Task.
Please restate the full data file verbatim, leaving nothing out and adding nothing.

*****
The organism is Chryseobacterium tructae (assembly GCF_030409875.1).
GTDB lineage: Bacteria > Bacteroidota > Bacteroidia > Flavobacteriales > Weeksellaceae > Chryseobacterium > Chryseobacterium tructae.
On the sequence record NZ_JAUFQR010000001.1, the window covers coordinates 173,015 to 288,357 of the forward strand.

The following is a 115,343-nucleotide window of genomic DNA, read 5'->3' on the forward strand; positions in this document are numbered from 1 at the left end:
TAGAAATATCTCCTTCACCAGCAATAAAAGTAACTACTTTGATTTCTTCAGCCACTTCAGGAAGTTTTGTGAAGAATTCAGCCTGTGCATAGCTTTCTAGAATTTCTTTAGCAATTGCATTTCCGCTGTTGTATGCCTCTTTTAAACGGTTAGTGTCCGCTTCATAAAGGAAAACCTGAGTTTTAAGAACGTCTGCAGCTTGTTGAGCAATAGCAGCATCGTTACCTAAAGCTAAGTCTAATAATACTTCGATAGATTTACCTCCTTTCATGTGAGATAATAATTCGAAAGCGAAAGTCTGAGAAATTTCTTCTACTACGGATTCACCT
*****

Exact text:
The organism is Chryseobacterium tructae (assembly GCF_030409875.1).
GTDB lineage: Bacteria > Bacteroidota > Bacteroidia > Flavobacteriales > Weeksellaceae > Chryseobacterium > Chryseobacterium tructae.
On the sequence record NZ_JAUFQR010000001.1, the window covers coordinates 173,015 to 288,357 of the forward strand.

The following is a 115,343-nucleotide window of genomic DNA, read 5'->3' on the forward strand; positions in this document are numbered from 1 at the left end:
TAGAAATATCTCCTTCACCAGCAATAAAAGTAACTACTTTGATTTCTTCAGCCACTTCAGGAAGTTTTGTGAAGAATTCAGCCTGTGCATAGCTTTCTAGAATTTCTTTAGCAATTGCATTTCCGCTGTTGTATGCCTCTTTTAAACGGTTAGTGTCCGCTTCATAAAGGAAAACCTGAGTTTTAAGAACGTCTGCAGCTTGTTGAGCAATAGCAGCATCGTTACCTAAAGCTAAGTCTAATAATACTTCGATAGATTTACCTCCTTTCATGTGAGATAATAATTCGAAAGCGAAAGTCTGAGAAATTTCTTCTACTACGGATTCACCT